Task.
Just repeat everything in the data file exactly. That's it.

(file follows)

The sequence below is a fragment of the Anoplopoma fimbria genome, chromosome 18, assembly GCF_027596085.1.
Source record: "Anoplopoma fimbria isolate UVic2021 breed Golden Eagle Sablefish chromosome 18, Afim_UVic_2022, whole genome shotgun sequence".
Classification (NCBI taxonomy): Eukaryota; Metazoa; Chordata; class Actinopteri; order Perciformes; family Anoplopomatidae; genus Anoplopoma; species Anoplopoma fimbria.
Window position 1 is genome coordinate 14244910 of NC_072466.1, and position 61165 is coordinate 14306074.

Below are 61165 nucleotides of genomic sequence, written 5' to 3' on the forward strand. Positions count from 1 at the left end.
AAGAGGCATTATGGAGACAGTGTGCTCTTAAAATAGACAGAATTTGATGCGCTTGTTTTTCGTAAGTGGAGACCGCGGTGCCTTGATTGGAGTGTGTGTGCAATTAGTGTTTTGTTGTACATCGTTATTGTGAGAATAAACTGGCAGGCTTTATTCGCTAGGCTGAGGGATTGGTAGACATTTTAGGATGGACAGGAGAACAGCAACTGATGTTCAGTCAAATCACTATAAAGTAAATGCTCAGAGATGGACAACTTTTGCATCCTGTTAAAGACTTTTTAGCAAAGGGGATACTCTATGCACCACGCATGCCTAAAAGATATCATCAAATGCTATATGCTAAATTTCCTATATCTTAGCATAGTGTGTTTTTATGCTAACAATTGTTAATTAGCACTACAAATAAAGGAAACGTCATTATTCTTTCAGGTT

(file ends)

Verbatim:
The sequence below is a fragment of the Anoplopoma fimbria genome, chromosome 18, assembly GCF_027596085.1.
Source record: "Anoplopoma fimbria isolate UVic2021 breed Golden Eagle Sablefish chromosome 18, Afim_UVic_2022, whole genome shotgun sequence".
Classification (NCBI taxonomy): Eukaryota; Metazoa; Chordata; class Actinopteri; order Perciformes; family Anoplopomatidae; genus Anoplopoma; species Anoplopoma fimbria.
Window position 1 is genome coordinate 14244910 of NC_072466.1, and position 61165 is coordinate 14306074.

Below are 61165 nucleotides of genomic sequence, written 5' to 3' on the forward strand. Positions count from 1 at the left end.
AAGAGGCATTATGGAGACAGTGTGCTCTTAAAATAGACAGAATTTGATGCGCTTGTTTTTCGTAAGTGGAGACCGCGGTGCCTTGATTGGAGTGTGTGTGCAATTAGTGTTTTGTTGTACATCGTTATTGTGAGAATAAACTGGCAGGCTTTATTCGCTAGGCTGAGGGATTGGTAGACATTTTAGGATGGACAGGAGAACAGCAACTGATGTTCAGTCAAATCACTATAAAGTAAATGCTCAGAGATGGACAACTTTTGCATCCTGTTAAAGACTTTTTAGCAAAGGGGATACTCTATGCACCACGCATGCCTAAAAGATATCATCAAATGCTATATGCTAAATTTCCTATATCTTAGCATAGTGTGTTTTTATGCTAACAATTGTTAATTAGCACTACAAATAAAGGAAACGTCATTATTCTTTCAGGTT